For many yogis, stretching seems to be the only way to release tensions. But what precisely is it that causes muscular tensions in the first place?


On first sight, muscular tensions can have many different causes such as stress, a bad posture or one-sided strain. On closer examination, though, they can be traced back to one single cause: a lack of strength. In other words, either the tense muscle itself or an adjacent muscle with a similar function is too weak to fulfill its task. And while stretching exercises help to release tensions, the relief is often of a short-lived duration since those exercises do not tackle the actual cause. The muscle is not strengthened and under everyday strain, the tensions will soon return. Therefore, countering stress and an unbalanced posture with a targeted yoga practice proves way more promising than mere stretching exercises. If the tense muscle or adjacent muscles with a similar function are strengthened in addition to that, they will soon fulfil their tasks with ease, which in turn means: good riddance to tensions!

The piriformis muscle

The piriformis muscle (pear-shaped muscle) is a case in point. Situated deep under the gluteus maximus muscle, it reaches over the sacroiliac joint and the hip joint (cox). The muscle is located at the base of the spine and therefore reacts extremely sensitively to an unbalanced body posture. What is more, it quickly reacts to stress by tensing up. There are numerous yoga exercises to stretch this muscle (see, for instance, YOGA JOURNAL September/October 2013). In the present case, however, release is to be achieved by strengthening the muscle.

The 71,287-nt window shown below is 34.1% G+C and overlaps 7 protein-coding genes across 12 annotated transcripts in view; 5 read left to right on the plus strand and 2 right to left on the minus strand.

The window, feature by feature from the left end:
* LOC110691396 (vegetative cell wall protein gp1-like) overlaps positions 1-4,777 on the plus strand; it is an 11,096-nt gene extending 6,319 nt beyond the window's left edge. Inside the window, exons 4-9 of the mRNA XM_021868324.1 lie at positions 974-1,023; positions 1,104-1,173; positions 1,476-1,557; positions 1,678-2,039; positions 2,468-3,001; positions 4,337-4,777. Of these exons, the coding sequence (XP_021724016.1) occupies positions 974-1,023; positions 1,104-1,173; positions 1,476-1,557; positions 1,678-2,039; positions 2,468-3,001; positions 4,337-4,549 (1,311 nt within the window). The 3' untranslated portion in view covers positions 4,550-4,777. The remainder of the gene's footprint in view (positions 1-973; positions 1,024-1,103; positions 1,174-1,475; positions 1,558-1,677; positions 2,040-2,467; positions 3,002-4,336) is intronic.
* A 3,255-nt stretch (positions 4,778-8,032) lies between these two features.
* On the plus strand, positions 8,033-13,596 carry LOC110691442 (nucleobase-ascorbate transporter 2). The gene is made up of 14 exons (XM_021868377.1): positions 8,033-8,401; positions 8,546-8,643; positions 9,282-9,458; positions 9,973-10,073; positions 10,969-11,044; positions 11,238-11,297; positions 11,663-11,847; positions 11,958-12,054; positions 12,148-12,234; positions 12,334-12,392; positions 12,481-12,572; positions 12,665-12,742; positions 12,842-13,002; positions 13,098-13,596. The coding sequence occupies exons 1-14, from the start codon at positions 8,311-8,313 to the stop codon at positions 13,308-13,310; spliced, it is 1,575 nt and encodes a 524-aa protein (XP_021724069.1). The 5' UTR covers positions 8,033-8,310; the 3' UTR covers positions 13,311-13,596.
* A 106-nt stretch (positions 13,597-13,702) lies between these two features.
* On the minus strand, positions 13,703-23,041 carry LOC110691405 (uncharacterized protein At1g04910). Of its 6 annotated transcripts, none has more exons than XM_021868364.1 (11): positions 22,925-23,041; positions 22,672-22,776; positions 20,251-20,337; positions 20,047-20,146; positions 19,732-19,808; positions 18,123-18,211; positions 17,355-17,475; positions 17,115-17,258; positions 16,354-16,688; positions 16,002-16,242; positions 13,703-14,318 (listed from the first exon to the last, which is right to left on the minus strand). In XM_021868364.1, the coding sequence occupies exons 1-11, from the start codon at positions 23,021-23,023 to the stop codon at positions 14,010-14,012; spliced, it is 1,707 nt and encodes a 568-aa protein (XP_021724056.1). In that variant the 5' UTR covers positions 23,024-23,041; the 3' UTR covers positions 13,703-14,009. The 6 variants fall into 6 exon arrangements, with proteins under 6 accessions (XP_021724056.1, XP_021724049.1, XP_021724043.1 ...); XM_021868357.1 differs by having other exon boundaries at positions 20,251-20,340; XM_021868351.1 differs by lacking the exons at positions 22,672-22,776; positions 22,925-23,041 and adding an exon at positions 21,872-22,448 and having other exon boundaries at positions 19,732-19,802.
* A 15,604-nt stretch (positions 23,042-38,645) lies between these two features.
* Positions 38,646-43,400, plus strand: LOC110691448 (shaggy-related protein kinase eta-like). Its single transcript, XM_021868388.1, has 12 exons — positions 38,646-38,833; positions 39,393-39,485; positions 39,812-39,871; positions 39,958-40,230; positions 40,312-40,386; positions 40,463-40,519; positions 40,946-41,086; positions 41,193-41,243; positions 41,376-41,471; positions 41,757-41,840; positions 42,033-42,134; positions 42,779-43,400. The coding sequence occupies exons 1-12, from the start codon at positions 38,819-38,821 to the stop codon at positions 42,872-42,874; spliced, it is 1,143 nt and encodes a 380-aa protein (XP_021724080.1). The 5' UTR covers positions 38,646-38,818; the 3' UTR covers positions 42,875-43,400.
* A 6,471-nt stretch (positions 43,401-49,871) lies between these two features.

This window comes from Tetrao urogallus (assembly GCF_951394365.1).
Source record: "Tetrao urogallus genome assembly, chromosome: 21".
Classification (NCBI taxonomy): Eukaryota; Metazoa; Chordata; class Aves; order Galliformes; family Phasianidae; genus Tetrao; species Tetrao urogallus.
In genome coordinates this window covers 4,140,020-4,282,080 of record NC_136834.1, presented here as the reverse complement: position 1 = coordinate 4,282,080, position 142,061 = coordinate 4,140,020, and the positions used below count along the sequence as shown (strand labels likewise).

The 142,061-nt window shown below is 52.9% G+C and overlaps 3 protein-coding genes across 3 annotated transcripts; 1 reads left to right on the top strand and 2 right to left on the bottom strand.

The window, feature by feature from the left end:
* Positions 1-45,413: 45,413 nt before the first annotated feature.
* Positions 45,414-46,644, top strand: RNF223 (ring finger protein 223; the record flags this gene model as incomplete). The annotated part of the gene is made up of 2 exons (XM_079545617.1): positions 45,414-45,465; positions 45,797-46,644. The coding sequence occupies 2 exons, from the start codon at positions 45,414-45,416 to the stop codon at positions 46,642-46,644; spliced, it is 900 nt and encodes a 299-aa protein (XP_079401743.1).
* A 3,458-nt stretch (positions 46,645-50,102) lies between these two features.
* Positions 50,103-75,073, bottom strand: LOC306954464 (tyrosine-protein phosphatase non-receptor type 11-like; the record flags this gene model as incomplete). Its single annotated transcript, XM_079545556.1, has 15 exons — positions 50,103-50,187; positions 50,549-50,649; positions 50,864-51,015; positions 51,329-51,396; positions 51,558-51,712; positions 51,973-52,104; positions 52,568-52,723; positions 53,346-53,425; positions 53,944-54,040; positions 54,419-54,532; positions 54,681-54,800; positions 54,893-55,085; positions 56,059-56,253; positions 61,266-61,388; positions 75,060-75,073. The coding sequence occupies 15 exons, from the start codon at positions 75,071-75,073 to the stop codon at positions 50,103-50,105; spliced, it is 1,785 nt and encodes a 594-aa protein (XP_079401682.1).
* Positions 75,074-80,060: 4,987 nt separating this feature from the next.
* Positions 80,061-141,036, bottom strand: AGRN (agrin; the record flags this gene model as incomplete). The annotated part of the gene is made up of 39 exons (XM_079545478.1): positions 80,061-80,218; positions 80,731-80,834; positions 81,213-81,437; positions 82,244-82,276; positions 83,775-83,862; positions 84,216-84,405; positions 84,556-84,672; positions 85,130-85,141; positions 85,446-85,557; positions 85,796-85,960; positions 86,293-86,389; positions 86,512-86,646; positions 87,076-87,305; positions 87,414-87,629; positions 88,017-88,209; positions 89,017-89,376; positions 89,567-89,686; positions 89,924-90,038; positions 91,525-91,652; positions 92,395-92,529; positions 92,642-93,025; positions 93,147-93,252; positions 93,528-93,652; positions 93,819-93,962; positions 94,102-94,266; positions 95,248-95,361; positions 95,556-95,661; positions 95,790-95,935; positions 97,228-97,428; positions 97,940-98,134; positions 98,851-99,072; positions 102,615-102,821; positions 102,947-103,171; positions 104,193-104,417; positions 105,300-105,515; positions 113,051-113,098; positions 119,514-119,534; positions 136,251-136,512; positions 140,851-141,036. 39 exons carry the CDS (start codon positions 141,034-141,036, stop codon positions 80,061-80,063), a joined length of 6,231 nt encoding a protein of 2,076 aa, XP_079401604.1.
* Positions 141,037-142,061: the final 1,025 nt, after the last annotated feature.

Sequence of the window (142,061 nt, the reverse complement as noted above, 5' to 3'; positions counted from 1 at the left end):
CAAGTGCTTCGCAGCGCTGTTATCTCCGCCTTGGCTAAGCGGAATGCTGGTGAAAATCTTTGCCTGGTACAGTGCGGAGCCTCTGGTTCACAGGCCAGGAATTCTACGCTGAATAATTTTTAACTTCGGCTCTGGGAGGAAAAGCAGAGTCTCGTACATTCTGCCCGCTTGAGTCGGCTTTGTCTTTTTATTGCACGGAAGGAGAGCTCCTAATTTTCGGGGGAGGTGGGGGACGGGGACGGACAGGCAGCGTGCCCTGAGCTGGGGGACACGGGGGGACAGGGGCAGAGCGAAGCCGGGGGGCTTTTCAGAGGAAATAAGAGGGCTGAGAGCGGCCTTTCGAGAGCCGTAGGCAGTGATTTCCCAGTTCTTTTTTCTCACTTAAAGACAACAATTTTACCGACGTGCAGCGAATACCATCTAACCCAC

Weak friends

The gluteus maximus muscle lies right above the piriformis muscle. As is the case for the piriformis, its lower part (pars intimus) reaches from the sacral bone to the greater trochanter (trochanter major) and its upper part (pars superior) from the iliac crest to the greater trochanter. Piriformis and gluteus maximus share almost the same function: they are responsible for hip extension and external rotation. Moreover, both the lower part of the gluteus maximus and the piriformis stabilise the sacroiliac joint. Figuratively speaking, the comparatively small piriformis and the, in relation to it, quite large gluteus maximus are good friends. Unfortunately, though, the large one tends to be lazy while the small one does all the hard work. It's not by chance that almost all gyms offer 'legs, bums and tums' classes. While the bum easily gets weak and slack, its little friend, the piriformis, gets too much strain and tenses up.

On your mat...

Of course you don't have to go to the gym to strengthen your gluteus maximus. With the following exercises, your yoga mat can be just as efficient a place to train your buttocks. What is more, the same principle also applies to other regions of the body. For instance, the small, deep-seated levator scapulae muscle often tenses up under the larger, often weakened trapezius muscle. Here, likewise, exercises to strengthen the neck frequently work miracles. Enjoy your workout!